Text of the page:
CrossBoundary Group
25.04.2024
Publication
25.04.2024
Publication

CrossBoundary Quarterly: Creative Economies

What To Know
Our Q1 2024 CrossBoundary Quarterly is out!
Laura García-Aguirre and Gabriela Bojanini from our Bogota office outline the role that creative industry ecosystems are playing in revitalizing Colombia’s municipalities
Olowo Aminu and Chika Obodo from our Nigeria office explore how technology is driving a renaissance for creators across Africa
Lastly, we take a deep dive on the global relevance of South Sudanese creatives and athletes
Dive into the vibrant world of creative economies with the inaugural edition of the CrossBoundary Quarterly.

CrossBoundary’s work places us at the center of some of the world’s most vibrant and culturally rich locations on the planet. We are privileged to see firsthand not only how creatives shape the societies in which we work and live, but also how individuals and businesses are leveraging new tools and technologies to identify new customers, scale their distribution, and access global markets. Oftentimes we help them do so.

While many readers will be familiar with the engrossing paintings of Fernando Botero, the energetic rhythms of Afrobeats, the intricate mosaics of the Middle East, and the alluring musicals in a Bollywood film, it may come as a surprise that the rise of the “creative economy” is a key focus for economic development.

In fact, the creative economy—also known as the “orange” economy—is vital in helping countries to diversify the composition of their output while enabling new sources of growth.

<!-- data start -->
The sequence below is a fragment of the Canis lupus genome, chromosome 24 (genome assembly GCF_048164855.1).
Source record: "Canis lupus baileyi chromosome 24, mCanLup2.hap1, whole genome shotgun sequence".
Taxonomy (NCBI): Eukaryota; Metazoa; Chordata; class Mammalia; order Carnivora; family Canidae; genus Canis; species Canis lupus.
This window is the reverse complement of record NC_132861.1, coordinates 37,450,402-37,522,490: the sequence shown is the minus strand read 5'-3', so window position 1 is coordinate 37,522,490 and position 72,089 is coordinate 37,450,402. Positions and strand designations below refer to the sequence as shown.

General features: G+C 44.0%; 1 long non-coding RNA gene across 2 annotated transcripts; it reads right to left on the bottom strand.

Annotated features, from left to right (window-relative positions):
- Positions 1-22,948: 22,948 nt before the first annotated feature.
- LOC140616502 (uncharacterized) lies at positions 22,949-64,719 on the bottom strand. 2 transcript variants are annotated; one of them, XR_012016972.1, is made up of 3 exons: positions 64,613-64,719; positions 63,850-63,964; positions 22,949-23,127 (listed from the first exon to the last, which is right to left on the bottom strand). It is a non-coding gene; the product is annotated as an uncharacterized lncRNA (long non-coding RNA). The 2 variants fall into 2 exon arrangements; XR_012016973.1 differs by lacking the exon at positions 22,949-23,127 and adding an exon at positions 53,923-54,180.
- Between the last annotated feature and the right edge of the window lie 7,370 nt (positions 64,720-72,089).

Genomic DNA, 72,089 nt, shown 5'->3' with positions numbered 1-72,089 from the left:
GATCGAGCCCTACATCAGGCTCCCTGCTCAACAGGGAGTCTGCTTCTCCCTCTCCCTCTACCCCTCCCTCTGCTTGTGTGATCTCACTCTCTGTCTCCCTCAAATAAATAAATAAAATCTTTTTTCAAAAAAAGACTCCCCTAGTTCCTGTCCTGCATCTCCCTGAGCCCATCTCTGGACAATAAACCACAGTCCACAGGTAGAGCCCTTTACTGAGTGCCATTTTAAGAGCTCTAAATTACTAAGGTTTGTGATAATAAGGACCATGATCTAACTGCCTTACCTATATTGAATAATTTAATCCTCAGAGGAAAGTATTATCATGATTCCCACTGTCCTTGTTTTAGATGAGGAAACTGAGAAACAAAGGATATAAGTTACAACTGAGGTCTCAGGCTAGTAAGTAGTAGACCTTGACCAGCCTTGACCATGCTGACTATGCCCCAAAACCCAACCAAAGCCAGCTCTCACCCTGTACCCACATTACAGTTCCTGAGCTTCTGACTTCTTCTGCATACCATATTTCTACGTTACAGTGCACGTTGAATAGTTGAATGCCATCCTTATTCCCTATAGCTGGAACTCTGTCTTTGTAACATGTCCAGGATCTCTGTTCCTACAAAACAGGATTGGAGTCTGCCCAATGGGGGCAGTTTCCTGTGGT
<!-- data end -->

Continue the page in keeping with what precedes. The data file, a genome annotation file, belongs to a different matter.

Broadly speaking, the creative economy is comprised of two categories of activity: culture and knowledge. To be fair, these are extremely broad categories, encompassing artists and advertisers, designers and software developers, fashion and film, and much else besides. However, each of these industries focus on the generation of intellectual property (IP).

Over the last two decades, there has been secular growth in the “intangible economy,” with economic returns increasingly being tied to IP rather than tangible assets. Traditionally, gatekeepers have controlled the generation and flow of IP, determining which types of content had value to whom, and how much the creators should receive in compensation.

The internet disrupted this, enabling the global distribution and recombination of ideas at virtually zero marginal costs. Moreover, the greater availability of data is facilitating the ability of small business to engage in international trade (a capability our Data Analytics team has been actively building). As Michael Mauboussin highlights in a recent research piece, these characteristics are forms of increasing returns to scale.

We believe investors should be paying closer attention to this trend. That is why our inaugural edition of the CrossBoundary Quarterly explores the theme of “Creative Economies.”

In this issue, Olowo Aminu and Chika Obodo from our Nigeria office explore how technology is driving a renaissance for creators across Africa. Kymberly Bays, our Global Head of Communications, provides a deep dive on the global relevance of South Sudanese creatives and athletes. And, Laura García-Aguirre and Gabriela Bojanini from our Bogota office collaborate with Pedro Alejandro Cárdenas (creative director of Pigmento Crew) on the role that creative industry ecosystems are playing in revitalizing Colombia’s municipalities.

We hope you enjoy this issue, and please let us know what you think!

Explore the CrossBoundary Quarterly